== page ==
This study explored how teachers' peer support climate (PSC) and supervisory support climate (SSC) were related to teacher self-efficacy (TSE), teacher job satisfaction (TJS), teacher emotional exhaustion (TEE), and motivation to quit the teaching profession (MQTP) among teachers in the Philippines. Participants were 457 teachers in the Central Visayas Region. Structural equation modeling (SEM) indicated that MQTP varies as to self-efficacy, emotional exhaustion, and job satisfaction. Responses among all constructs do not vary among novice and experienced teachers except on TJS. The findings of the research advocate the proposed model. The model can guide future researchers in developing countries like the Philippines to explain teachers’ attrition caused by social support, efficacy factors, burnout, and job satisfaction.
  • An Analysis of High and Low Intercorrelations between Mathematics Self-Efficacy, Anxiety, and Achievement Variables: A Prerequisite for a Reliable Factor Analysis

    Erik Bergqvist; Timo Tossavainen; Maria Johansson (Hindawi Limited, 2020-01-01)
    This paper draws on data from a quantitative study of upper secondary students’ general mathematical self-efficacy, anxiety towards mathematics, and their relationship to achievement in mathematics. The main objective of this article is to discuss the type of information that may be lost if potential problems of validity and extreme multicollinearity in exploratory factor analysis would be solved by only removing variables without doing a profound analysis. We also describe a method that treats Likert items in the questionnaire as ordinal variables that may represent the underlying continuous variable. Our study shows, for example, that removal of problematic variables without a profound analysis leads to a loss of significant information about test anxiety. Our qualitative analysis of problematic variables also led to an unexpected finding regarding the relationship between general mathematical self-efficacy and motivational values in mathematics.
  • SAS-SV Smartphone Addiction Scale in Mexican University Students

    Milka E. Escalera-Chávez; Carlos A. Rojas-Kramer (Hindawi Limited, 2020-01-01)
    Objective. The aim of this work was to validate the statistical significance and unidimensionality of the construct formed by the variables of the revised and short version of the Smartphone Addiction Scale (SAS-SV), adapted into Spanish, when applied to Mexican university students. Method. The questionnaires were administered to 244 students of Bachelor’s Degree in Administration of the Universidad Autónoma de San Luis Potosí, Mexico; 174 women and 70 men, aged 17 to 30 years, between August and December 2018. A confirmatory factor analysis was performed, and the parameters of the variables were checked by maximum likelihood and also by Bayesian analysis. The reliability of the instrument was verified through Cronbach’s alpha. As a final analysis, estimates of nonstandardized weights for the maximum likelihood method were compared against Bayesian a posteriori distribution estimates. Results. As a result, the model was found to adequately describe the sample data, presenting very small standard error estimates, and it was validated with Cronbach’s alpha of 0.885. In both Bayesian and maximum likelihood analysis, it is consistently evident that the construct is unidimensional. However, for the sample studied, it was observed that 3 of the variables did not reach a significant weight for the model. Conclusion. It concludes that the variables that measure smartphone addiction on the SAS-SV scale adapted to Spanish, indeed, form a unidimensional construct when applied to Mexican university students, which is consistent with results from previous studies. However, it is identified necessary to conduct further studies, in order to explain the low significance obtained for 3 variables of the model.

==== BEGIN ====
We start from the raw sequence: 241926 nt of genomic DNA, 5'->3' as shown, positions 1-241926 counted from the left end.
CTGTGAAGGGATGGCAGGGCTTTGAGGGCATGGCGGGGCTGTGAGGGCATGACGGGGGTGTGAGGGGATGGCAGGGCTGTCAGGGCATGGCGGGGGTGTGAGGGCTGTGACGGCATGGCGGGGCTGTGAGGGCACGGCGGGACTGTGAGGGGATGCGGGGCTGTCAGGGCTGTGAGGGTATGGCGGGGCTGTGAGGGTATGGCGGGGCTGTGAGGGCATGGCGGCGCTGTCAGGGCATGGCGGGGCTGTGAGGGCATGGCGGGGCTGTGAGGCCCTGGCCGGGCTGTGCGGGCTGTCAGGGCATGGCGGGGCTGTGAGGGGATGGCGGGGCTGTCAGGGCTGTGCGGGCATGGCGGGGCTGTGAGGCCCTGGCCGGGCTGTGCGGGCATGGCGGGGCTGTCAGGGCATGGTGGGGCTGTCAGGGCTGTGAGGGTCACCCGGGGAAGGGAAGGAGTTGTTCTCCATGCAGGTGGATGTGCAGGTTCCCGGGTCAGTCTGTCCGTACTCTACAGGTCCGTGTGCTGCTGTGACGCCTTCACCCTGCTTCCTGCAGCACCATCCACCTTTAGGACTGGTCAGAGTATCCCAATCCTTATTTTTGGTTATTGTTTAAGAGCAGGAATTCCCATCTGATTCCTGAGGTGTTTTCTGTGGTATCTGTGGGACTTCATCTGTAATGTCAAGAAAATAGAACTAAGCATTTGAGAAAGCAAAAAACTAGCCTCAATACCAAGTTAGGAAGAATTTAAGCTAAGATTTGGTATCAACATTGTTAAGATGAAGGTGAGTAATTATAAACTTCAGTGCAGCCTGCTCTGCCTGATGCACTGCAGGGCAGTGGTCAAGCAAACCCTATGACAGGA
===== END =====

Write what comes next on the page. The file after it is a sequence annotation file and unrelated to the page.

• The Relationship between Learning Styles and Career Decision-Making Self-Efficacy among Medicine and Dentistry Students of Ardabil University of Medical Sciences

    Robab Farhang; Ulduz Zamani Ahari; Samira Ghasemi; Aziz Kamran (Hindawi Limited, 2020-01-01)
    Background and Objectives. The career decision-making self-efficacy (CDSE) in medical, pharmacy, and dental students is more important than other disciplines due to professional sensitivity, direct involvement in decision-making for the treatment process, and the significant clinical involvement. It is also expected that learning styles can have a significant impact on the academic success, and the CDSE also affects the quality of clinical care. Therefore, the aim of this study was to examine the relationship between the learning styles and the career decision-making self-efficacy among medicine and dentistry students. Materials and Methods. This cross-sectional study was conducted on 235 medical interns and fifth- and sixth-year dental students of Ardabil University of Medical Sciences, Iran. The data were collected using Kolb Learning Style Inventory and Betz and Luzzo career decision-making self-efficacy questionnaire. Statistical tests such as Kolmogorov–Smirnov, Spearman correlation coefficient, Chi-square, one-way ANOVA were used to analyze the data. Results. The mean age of participants was 25.9 ± 1.30; a majority of them were dental students (134 persons, 59.3%), and 92 were medical students (40.7%). The predominant learning styles in dental and medical students were assimilating (40.3%) and converging (47.8%), respectively. There was no significant relationship between students’ learning styles and career decision-making self-efficacy and none of its subscales (P>0.05). The Chi-square test results showed that a significant difference was observed between the field of study and learning styles of the participants (P=0.024). Conclusion. This study showed that there was no significant relationship between learning style and career decision-making self-efficacy of the participants.